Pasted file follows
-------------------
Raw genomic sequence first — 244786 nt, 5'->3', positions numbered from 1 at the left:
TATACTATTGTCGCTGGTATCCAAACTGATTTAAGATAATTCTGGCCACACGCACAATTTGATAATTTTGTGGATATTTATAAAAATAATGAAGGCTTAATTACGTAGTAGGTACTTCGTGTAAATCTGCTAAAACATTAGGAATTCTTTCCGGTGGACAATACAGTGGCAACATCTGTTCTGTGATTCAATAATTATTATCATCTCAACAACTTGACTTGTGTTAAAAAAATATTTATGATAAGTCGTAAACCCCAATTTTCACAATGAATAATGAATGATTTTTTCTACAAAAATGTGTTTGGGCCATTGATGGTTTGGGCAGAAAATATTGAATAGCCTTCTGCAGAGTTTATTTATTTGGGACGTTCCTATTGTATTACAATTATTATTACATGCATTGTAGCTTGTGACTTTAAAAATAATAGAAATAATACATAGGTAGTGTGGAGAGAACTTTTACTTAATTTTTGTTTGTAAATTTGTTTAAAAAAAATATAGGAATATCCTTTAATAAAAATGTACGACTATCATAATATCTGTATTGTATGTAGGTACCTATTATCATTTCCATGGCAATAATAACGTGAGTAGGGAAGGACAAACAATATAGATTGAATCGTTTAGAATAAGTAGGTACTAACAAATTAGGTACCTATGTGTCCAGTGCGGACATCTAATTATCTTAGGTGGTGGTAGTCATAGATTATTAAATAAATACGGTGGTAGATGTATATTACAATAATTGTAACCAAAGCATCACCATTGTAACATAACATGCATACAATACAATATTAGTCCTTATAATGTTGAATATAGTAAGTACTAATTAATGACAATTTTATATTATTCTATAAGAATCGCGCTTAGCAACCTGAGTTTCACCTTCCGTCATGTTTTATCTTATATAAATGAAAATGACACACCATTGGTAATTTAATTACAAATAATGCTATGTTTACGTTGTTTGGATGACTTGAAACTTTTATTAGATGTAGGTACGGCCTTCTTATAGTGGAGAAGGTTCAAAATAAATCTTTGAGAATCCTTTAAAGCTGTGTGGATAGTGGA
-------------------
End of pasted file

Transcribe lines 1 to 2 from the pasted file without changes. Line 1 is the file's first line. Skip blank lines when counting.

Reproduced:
Raw genomic sequence first — 244786 nt, 5'->3', positions numbered from 1 at the left:
TATACTATTGTCGCTGGTATCCAAACTGATTTAAGATAATTCTGGCCACACGCACAATTTGATAATTTTGTGGATATTTATAAAAATAATGAAGGCTTAATTACGTAGTAGGTACTTCGTGTAAATCTGCTAAAACATTAGGAATTCTTTCCGGTGGACAATACAGTGGCAACATCTGTTCTGTGATTCAATAATTATTATCATCTCAACAACTTGACTTGTGTTAAAAAAATATTTATGATAAGTCGTAAACCCCAATTTTCACAATGAATAATGAATGATTTTTTCTACAAAAATGTGTTTGGGCCATTGATGGTTTGGGCAGAAAATATTGAATAGCCTTCTGCAGAGTTTATTTATTTGGGACGTTCCTATTGTATTACAATTATTATTACATGCATTGTAGCTTGTGACTTTAAAAATAATAGAAATAATACATAGGTAGTGTGGAGAGAACTTTTACTTAATTTTTGTTTGTAAATTTGTTTAAAAAAAATATAGGAATATCCTTTAATAAAAATGTACGACTATCATAATATCTGTATTGTATGTAGGTACCTATTATCATTTCCATGGCAATAATAACGTGAGTAGGGAAGGACAAACAATATAGATTGAATCGTTTAGAATAAGTAGGTACTAACAAATTAGGTACCTATGTGTCCAGTGCGGACATCTAATTATCTTAGGTGGTGGTAGTCATAGATTATTAAATAAATACGGTGGTAGATGTATATTACAATAATTGTAACCAAAGCATCACCATTGTAACATAACATGCATACAATACAATATTAGTCCTTATAATGTTGAATATAGTAAGTACTAATTAATGACAATTTTATATTATTCTATAAGAATCGCGCTTAGCAACCTGAGTTTCACCTTCCGTCATGTTTTATCTTATATAAATGAAAATGACACACCATTGGTAATTTAATTACAAATAATGCTATGTTTACGTTGTTTGGATGACTTGAAACTTTTATTAGATGTAGGTACGGCCTTCTTATAGTGGAGAAGGTTCAAAATAAATCTTTGAGAATCCTTTAAAGCTGTGTGGATAGTGGA